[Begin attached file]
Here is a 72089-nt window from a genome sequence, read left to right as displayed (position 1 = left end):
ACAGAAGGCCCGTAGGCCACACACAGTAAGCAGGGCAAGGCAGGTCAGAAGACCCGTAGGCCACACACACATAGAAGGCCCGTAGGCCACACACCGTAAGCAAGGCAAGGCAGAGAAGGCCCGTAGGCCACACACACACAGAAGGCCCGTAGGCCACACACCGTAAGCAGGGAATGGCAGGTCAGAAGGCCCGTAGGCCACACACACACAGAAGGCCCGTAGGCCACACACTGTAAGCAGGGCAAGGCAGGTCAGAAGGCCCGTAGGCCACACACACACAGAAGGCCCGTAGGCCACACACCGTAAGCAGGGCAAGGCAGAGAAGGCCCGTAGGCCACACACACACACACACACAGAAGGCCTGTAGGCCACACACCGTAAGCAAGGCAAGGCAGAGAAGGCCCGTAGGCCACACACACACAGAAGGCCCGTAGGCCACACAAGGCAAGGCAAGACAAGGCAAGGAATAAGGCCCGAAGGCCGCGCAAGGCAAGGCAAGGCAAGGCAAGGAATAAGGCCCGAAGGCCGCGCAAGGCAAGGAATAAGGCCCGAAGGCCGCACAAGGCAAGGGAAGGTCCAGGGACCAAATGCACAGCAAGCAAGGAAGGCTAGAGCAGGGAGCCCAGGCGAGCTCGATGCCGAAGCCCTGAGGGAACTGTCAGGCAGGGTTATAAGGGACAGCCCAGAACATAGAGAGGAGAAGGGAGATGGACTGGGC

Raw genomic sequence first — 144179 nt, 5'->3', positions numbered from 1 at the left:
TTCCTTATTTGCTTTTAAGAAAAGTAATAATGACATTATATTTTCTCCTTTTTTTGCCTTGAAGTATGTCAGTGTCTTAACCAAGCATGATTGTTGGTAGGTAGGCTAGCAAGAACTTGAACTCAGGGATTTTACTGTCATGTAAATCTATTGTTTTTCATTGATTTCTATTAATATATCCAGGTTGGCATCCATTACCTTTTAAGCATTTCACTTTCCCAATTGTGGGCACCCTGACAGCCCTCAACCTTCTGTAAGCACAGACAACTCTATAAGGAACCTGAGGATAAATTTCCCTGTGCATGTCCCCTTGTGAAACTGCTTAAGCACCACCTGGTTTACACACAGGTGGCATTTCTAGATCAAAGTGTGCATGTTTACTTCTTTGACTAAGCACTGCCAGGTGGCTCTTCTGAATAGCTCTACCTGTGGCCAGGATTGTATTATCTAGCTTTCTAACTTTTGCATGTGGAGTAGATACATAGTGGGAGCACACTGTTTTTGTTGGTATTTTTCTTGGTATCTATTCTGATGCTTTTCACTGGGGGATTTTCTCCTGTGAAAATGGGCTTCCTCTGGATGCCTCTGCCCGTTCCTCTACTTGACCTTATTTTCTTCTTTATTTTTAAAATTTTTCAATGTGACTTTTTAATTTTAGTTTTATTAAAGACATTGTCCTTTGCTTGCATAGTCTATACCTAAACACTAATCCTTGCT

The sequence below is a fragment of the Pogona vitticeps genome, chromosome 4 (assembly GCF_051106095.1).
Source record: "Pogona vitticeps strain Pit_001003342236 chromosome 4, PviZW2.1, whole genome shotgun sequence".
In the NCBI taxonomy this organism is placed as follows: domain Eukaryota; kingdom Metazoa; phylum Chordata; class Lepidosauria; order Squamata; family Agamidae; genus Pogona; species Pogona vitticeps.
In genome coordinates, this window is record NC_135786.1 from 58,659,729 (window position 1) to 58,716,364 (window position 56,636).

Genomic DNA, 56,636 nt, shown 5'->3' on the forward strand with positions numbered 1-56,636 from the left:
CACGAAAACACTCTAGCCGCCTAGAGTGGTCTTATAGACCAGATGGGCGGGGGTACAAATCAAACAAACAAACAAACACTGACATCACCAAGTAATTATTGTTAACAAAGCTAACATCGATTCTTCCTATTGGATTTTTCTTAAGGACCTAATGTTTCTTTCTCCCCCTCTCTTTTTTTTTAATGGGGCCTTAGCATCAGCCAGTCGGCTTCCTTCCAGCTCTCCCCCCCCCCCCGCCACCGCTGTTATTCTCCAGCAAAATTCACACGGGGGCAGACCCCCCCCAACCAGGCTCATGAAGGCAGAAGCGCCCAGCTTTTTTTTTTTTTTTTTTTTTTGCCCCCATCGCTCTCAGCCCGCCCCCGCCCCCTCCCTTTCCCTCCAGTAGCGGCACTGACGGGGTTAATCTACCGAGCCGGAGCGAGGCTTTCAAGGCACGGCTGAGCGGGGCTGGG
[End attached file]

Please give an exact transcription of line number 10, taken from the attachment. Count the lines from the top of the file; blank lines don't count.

CACGAAAACACTCTAGCCGCCTAGAGTGGTCTTATAGACCAGATGGGCGGGGGTACAAATCAAACAAACAAACAAACACTGACATCACCAAGTAATTATTGTTAACAAAGCTAACATCGATTCTTCCTATTGGATTTTTCTTAAGGACCTAATGTTTCTTTCTCCCCCTCTCTTTTTTTTTAATGGGGCCTTAGCATCAGCCAGTCGGCTTCCTTCCAGCTCTCCCCCCCCCCCCGCCACCGCTGTTATTCTCCAGCAAAATTCACACGGGGGCAGACCCCCCCCAACCAGGCTCATGAAGGCAGAAGCGCCCAGCTTTTTTTTTTTTTTTTTTTTTTGCCCCCATCGCTCTCAGCCCGCCCCCGCCCCCTCCCTTTCCCTCCAGTAGCGGCACTGACGGGGTTAATCTACCGAGCCGGAGCGAGGCTTTCAAGGCACGGCTGAGCGGGGCTGGG